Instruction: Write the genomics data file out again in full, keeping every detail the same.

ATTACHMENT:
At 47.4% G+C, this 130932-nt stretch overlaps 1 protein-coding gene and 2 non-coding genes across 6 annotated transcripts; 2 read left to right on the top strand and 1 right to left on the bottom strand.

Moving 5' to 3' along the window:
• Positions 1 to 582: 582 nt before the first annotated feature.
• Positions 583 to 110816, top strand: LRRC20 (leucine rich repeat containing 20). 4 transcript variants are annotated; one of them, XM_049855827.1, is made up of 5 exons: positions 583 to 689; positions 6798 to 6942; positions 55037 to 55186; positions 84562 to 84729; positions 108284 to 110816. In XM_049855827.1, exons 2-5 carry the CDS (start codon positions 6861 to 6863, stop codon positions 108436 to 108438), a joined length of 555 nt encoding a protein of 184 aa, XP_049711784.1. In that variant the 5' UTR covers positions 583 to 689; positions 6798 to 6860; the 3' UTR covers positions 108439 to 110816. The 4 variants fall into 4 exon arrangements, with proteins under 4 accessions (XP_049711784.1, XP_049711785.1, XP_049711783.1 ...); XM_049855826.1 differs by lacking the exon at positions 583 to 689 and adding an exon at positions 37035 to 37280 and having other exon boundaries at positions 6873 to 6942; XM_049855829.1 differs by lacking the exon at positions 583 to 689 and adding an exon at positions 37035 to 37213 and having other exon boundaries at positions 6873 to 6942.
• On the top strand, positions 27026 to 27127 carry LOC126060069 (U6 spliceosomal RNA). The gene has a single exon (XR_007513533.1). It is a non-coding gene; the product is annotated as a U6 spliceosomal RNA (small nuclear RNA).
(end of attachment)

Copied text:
At 47.4% G+C, this 130932-nt stretch overlaps 1 protein-coding gene and 2 non-coding genes across 6 annotated transcripts; 2 read left to right on the top strand and 1 right to left on the bottom strand.

Moving 5' to 3' along the window:
• Positions 1 to 582: 582 nt before the first annotated feature.
• Positions 583 to 110816, top strand: LRRC20 (leucine rich repeat containing 20). 4 transcript variants are annotated; one of them, XM_049855827.1, is made up of 5 exons: positions 583 to 689; positions 6798 to 6942; positions 55037 to 55186; positions 84562 to 84729; positions 108284 to 110816. In XM_049855827.1, exons 2-5 carry the CDS (start codon positions 6861 to 6863, stop codon positions 108436 to 108438), a joined length of 555 nt encoding a protein of 184 aa, XP_049711784.1. In that variant the 5' UTR covers positions 583 to 689; positions 6798 to 6860; the 3' UTR covers positions 108439 to 110816. The 4 variants fall into 4 exon arrangements, with proteins under 4 accessions (XP_049711784.1, XP_049711785.1, XP_049711783.1 ...); XM_049855826.1 differs by lacking the exon at positions 583 to 689 and adding an exon at positions 37035 to 37280 and having other exon boundaries at positions 6873 to 6942; XM_049855829.1 differs by lacking the exon at positions 583 to 689 and adding an exon at positions 37035 to 37213 and having other exon boundaries at positions 6873 to 6942.
• On the top strand, positions 27026 to 27127 carry LOC126060069 (U6 spliceosomal RNA). The gene has a single exon (XR_007513533.1). It is a non-coding gene; the product is annotated as a U6 spliceosomal RNA (small nuclear RNA).